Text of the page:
In Poland his Diaries, published in the years 2010-2013, generated a great deal of interest. This work was, on the one hand as Mrożek himself ironically said just notes published for money, but, on the other hand, it also included notes from which we learn of his personal fight with reality and himself. It is from the Diaries that we learned about his suicidal thoughts.
True. In the Diaries he wrote: “I have nobody to talk to, I have nobody to sleep with. I don’t even have myself in such a state which would allow me to tolerate myself.” He then took a gun from his wardrobe (as he had a period in his life when had been fascinated with weaponry) and from a different wardrobe he took an atlas of the world. Holding these two items, he came to the decision that he was not yet ready to kill himself, but also agreed that there was no place in the world where he could hide.
This was in the 1980s. However, his life was full of many, similar episodes. Mrożek was deeply affected by the passing of his first wife, Maria Obremba, who died just 18 days after she had been diagnosed with cancer in the late 1960s. Since then Mrożek thought a lot about death, like any intelligent man does. However, his reflections of human mortality were more like cool calculations. Ever since I learnt about Mrożek’s own passing, I can’t stop but think about one quote from his Diaries. In it Mrożek wrote: “Hypotheses. Everything is a hypothesis. One thing that we know for sure is that one day we will die. And yet this is something we do not believe in.”
In his last work, Baltazar (which is the name he also used wrote this work under), Mrożek truly fights with himself. Baltazar is a book which he wrote as part of his aphasia treatment. This book is, more than anything else, a record of his fight, or would you call it a meaty autobiography?
This is a story which gives us goose bumps. A great writer for whom, for decades, language had been the only homeland, suddenly, in 2002, lost it as a result of a stroke. Its side effect was aphasia, which affects the part of the brain that controls language. Consequently, Mrożek had to relearn everything; how to speak, write and read. Like an innocent child.
Baltazar is a fascinating tale as it constitutes Mrożek’s attempt to get back everything that had been part of his identity. However, I must admit that I was quite surprised when the publisher of the book, Anna Zaremba-Michalska, told me that she had been against publishing a preface to the book where Mrożek explains that its writing had been part of his therapy. In her view this book is good enough to defend itself as a biography. As I said, for me this opinion was a bit surprising, mainly because there are some factual mistakes in the book and, what’s somewhat worrisome, these facts started to take on a life of their own. Some dates that Mrożek mistakenly put in the book were republished in places chronicling his life and work. Even one of the more respected Polish weeklies published his obituary which was simply a summary of Baltazar; with no verification. For me this book defends itself only when we state that it was written as part of author’s therapy.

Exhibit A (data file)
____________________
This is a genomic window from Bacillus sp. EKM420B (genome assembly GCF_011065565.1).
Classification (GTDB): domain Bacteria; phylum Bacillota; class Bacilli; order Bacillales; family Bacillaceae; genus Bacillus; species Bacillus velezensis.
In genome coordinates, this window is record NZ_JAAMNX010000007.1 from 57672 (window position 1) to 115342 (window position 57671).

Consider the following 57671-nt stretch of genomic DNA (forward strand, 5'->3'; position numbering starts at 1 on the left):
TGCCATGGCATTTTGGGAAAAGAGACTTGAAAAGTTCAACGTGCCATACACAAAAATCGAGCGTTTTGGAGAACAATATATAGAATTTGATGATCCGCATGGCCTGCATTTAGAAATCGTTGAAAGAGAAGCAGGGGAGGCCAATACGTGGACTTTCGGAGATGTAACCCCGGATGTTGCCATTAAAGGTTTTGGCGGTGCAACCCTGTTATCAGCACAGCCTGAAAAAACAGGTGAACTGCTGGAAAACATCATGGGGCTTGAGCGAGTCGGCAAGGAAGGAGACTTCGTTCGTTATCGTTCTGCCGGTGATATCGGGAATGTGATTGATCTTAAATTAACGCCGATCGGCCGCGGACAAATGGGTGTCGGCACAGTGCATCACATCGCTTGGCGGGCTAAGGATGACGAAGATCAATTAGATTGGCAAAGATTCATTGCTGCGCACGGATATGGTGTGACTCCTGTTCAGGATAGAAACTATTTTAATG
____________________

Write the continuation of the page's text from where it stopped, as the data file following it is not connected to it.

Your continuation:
A few words about Mrożek’s travels: Italy, France, the United States, Germany and finally Mexico. These are places where after having left Poland Mrożek lived, often for many years. Was it because he could not find his place on the earth?
Each of these decisions to relocate was based on a different reason. A move to Italy was apparently the decision of Mrożek’s first wife who reportedly said that she preferred to clean floors abroad than be a writer’s wife in communist Poland. In Italy, Mrożek lived in the provincial city of Chiavari. From there, he decided to move to Paris to start swimming in a bigger pond. He wrote much about this move in his letters. When living in Paris Mrożek would make frequent trips to the US or Germany where he was invited as an acclaimed playwright or because he simply worked there – lectured at the university, directed films, etc. However, when we read his Diaries carefully enough, we notice that Mrożek’s places of residence usually coincided with the places where his mistresses lived. This is true especially for one; the famous “Y”, a woman with whom, in the late 1970s and early 80s, he was obsessed.
Mrożek moved to Mexico after he had married a Mexican woman and being tired with Europe. He said that when approaching the age of 60, he became interested in what he could still do. But not in a literary sense. Time and again he jumped into a completely foreign world and had to manage there. In Mexico, however, he wasn’t a big literary writer. Over there he was a gringo haciendado – a foreign owner of a piece of Mexican land. He returned to Poland when the political situation in Mexico had changed dramatically and life there had become dangerous. In Poland, at that time, communism had just ended. His last destination was Nice (France). He moved there – as he would often say – for retirement purposes. Mrożek’s doctor recommended the local climate as ideal for his patient’s ailing health. The truth is, however, that Mrożek was probably also a little disappointed with the new Polish reality.
All in all, at the heart of all Mrożek’s travels is probably some sort of relishing of the world, which he experienced still as a young man. Later he just could not live a different life.